Microsoft has signaled it will add native support for tar, 7-zip, rar, gz and "many other" archive file formats to Windows.
Redmond's not cooked up some super-duper decompressor: it's used the libarchive open source project to pull this off.
Windows has offered native support for the zip file format since Windows 98. In those far-off days, hard disks were small and slow - adjectives that could also be applied to the amount of data and speed offered by the dialup internet connections of the time.
Making files smaller therefore helped to shrink download times.
Microsoft called zipped files "compressed folders" - and they've remained in Windows to this day.
But the world has plenty of other compression tools and associated file formats.
Windows users who encountered them have for decades needed to scour the internet for decompression tools.
The likes of WinRAR and 7-Zip have therefore become hardy perennials for Windows users confronted by compressed files in exotic formats.
The apps often demand acquisition of a paid license after a few days' use. Also, criminals noticed the constant demand for decompressors, making them a target for ridealong adware and malware. Many a download site also tried to confuse those who sought decompression tools with dark patterns, luring users to unintended downloads.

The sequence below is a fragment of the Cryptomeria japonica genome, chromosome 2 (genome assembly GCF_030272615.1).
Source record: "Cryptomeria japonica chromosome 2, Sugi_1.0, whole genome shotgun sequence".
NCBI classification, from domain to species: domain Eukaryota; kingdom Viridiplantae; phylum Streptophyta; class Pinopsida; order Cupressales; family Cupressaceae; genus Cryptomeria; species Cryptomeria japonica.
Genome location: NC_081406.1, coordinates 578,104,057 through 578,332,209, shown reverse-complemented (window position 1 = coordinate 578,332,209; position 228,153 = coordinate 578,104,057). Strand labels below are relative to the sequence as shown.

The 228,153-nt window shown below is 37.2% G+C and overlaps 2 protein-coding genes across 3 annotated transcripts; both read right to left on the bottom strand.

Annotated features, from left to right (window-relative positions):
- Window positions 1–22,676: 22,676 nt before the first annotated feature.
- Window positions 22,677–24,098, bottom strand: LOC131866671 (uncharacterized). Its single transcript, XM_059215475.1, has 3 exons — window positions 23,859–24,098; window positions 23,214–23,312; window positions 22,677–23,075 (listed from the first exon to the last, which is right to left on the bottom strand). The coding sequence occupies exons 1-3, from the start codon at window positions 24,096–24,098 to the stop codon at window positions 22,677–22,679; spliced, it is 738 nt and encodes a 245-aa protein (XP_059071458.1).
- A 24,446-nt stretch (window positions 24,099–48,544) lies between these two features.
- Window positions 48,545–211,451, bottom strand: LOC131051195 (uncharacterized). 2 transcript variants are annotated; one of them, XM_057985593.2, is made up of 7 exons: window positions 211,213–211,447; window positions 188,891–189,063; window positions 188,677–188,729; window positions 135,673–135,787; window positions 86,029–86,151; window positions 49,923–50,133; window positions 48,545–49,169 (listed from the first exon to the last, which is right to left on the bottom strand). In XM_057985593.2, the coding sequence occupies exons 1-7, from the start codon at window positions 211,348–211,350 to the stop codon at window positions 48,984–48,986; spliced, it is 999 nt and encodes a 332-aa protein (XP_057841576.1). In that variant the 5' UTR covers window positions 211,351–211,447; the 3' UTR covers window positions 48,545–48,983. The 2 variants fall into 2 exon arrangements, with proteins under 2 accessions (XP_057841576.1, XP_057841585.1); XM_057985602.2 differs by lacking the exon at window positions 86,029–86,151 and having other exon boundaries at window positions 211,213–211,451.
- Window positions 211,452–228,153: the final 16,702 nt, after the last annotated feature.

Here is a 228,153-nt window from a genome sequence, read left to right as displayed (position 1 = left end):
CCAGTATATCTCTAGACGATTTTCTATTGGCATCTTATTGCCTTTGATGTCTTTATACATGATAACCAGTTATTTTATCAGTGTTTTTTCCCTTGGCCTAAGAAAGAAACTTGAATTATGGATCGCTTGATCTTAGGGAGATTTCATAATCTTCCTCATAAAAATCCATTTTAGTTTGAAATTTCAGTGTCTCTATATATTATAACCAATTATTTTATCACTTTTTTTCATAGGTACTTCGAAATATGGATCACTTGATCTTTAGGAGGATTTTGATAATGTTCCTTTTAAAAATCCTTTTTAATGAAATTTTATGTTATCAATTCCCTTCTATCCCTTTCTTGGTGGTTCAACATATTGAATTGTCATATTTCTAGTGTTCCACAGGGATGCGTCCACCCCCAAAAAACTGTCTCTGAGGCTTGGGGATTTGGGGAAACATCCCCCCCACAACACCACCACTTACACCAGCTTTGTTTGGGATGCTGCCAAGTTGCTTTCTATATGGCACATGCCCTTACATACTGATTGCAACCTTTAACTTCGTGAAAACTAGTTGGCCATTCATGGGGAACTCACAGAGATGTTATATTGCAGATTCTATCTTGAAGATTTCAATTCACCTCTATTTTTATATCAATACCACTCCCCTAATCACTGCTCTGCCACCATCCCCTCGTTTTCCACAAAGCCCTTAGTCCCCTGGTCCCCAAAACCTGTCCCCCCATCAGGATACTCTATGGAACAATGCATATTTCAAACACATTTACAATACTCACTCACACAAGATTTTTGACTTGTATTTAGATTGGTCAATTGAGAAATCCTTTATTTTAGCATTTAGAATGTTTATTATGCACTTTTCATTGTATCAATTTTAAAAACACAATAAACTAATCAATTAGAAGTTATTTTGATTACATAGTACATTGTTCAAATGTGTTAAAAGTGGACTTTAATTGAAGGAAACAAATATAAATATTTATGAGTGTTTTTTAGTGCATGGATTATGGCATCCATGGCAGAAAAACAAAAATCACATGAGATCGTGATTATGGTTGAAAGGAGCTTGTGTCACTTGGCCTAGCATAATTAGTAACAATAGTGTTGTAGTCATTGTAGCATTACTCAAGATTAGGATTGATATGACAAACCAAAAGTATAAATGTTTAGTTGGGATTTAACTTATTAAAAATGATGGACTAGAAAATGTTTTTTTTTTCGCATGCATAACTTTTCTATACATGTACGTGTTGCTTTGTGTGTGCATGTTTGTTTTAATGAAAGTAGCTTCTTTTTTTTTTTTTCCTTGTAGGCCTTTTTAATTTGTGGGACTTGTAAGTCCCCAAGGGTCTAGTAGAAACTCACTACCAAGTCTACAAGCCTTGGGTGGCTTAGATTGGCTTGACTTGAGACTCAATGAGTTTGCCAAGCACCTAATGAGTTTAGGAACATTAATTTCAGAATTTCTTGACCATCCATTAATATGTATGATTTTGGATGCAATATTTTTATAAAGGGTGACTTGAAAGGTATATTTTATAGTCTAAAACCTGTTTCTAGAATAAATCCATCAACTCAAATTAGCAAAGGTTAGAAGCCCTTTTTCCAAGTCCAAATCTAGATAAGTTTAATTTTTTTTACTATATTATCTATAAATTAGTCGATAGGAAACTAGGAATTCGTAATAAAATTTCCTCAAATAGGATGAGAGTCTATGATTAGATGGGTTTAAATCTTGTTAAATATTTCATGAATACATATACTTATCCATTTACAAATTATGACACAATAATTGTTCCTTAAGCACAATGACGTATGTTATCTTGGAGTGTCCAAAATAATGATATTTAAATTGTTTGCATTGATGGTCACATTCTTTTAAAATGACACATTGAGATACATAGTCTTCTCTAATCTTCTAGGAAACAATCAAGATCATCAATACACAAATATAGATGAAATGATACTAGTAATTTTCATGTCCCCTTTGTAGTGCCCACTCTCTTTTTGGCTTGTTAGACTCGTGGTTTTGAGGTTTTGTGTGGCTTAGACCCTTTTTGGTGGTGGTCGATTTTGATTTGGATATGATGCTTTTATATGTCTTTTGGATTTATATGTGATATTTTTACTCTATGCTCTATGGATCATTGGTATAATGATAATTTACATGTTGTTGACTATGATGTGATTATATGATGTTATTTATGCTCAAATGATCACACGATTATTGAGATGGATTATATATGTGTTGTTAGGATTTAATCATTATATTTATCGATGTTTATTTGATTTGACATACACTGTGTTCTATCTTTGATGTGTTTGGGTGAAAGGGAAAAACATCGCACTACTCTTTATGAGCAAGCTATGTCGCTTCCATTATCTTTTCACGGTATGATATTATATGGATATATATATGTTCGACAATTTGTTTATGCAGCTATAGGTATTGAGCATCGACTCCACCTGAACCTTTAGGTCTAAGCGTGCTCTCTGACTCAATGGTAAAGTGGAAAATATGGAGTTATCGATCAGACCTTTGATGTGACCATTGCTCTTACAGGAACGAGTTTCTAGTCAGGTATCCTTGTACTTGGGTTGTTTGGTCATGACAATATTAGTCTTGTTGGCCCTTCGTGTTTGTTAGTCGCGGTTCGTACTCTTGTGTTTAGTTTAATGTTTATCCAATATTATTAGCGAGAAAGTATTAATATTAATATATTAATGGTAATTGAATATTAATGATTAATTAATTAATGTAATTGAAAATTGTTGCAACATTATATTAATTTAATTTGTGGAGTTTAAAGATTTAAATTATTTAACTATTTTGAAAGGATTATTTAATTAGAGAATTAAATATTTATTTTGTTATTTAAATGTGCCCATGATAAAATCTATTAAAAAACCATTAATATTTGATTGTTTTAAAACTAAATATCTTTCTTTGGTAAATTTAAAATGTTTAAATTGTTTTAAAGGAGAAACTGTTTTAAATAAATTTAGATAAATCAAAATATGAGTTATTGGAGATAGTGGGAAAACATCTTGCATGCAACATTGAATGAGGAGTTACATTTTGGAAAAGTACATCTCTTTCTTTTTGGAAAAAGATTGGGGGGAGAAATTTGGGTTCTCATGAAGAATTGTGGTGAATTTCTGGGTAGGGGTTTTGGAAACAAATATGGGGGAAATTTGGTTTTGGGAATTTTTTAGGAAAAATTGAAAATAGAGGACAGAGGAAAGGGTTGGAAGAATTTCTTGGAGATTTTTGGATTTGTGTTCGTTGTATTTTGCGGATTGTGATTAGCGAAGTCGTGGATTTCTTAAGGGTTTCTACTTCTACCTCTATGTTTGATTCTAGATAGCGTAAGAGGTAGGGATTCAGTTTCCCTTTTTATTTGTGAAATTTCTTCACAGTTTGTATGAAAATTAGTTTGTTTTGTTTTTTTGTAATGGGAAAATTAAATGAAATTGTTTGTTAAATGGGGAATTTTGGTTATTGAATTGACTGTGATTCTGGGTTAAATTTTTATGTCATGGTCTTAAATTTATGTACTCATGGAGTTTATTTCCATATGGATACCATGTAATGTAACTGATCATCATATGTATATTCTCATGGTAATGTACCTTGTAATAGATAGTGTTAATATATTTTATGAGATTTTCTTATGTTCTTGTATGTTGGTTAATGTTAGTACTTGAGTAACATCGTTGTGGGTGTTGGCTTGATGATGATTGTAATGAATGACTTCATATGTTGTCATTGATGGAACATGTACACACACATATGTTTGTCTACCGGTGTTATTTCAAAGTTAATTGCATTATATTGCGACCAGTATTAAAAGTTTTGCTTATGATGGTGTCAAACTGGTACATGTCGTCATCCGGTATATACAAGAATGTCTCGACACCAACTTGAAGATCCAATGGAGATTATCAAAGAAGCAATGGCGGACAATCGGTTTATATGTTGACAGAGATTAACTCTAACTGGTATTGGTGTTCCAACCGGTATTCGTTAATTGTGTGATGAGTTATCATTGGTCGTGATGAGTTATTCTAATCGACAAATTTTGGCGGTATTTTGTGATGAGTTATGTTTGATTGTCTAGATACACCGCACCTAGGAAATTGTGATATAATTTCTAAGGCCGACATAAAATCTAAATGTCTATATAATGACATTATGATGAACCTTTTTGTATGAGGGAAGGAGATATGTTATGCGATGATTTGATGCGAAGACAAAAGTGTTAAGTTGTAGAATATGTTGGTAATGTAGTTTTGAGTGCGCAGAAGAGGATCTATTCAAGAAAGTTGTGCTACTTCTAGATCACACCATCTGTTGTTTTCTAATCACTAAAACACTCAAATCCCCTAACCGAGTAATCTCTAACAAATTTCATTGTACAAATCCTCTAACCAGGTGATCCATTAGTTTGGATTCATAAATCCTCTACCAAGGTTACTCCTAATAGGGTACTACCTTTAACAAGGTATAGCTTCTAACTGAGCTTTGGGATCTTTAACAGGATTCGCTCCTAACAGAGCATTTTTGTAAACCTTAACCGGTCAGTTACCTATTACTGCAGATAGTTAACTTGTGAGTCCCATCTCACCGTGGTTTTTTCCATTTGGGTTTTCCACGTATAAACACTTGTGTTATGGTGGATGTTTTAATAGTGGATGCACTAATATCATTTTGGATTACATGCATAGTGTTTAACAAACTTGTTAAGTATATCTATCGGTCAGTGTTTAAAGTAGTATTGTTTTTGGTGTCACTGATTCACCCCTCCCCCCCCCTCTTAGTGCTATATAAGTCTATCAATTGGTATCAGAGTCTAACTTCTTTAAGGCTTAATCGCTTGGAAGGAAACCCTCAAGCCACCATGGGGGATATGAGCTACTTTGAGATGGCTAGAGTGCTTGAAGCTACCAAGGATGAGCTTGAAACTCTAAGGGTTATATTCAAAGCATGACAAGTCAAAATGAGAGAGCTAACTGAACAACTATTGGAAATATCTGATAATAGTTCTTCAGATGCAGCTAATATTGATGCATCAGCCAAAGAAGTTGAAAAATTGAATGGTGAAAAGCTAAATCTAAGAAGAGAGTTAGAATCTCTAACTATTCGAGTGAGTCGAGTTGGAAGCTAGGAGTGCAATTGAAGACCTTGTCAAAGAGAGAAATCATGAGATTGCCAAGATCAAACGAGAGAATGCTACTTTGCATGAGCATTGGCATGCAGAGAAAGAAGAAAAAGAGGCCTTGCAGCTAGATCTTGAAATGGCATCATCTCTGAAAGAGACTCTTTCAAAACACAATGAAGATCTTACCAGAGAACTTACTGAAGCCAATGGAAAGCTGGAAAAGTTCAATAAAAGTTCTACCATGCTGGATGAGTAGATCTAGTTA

But if you managed to find a legitimate download that didn't infect your computer, enslave you to the criminal underworld or harass you with advertising, the ads mostly worked just fine.
All of that will soon, hopefully, be behind us.
Microsoft announced support for archive file formats in the context of changes to Windows it hopes will excite developers - who are more likely than most to come across compressed files in varying formats.
One such forthcoming addition will see Windows Terminal gain "tab tear-out ... so that you can easily organize your different shells into windows according to your needs."
Developers may also appreciate "Dev Home" - billed as "a new experience in Windows 11 ... that gets you back in the zone and streamlines your workflow with features such as WinGet configuration for easier and faster setup."
There's also "Dev Drive ... a new type of storage volume, tailor-made for developers, with a file system that delivers both performance and security."
Dev Drive is "based on the Resilient File System, which, combined with a new performance mode capability in Microsoft Defender for Antivirus, offers up to 30 percent file system improvement in build times for file I/O scenarios."
The desktop dominator also teased a sprinkling of AI for all users in the form of a "Copilot" that will spawn as a button on the Taskbar.
"Just like you would with Bing Chat, you can ask Windows Copilot a range of questions from simple to complex," explains a Microsoft post. "If I want to call my family in Cyprus, I can quickly check the local time to make sure I'm not waking them up in the middle of the night. If I want to plan a trip to visit them, I can ask Windows Copilot to find flights and accommodations for mid-winter break."
The Copilot sits alongside Microsoft's Bing and ChatGPT plugins and will debut on June 11. ®
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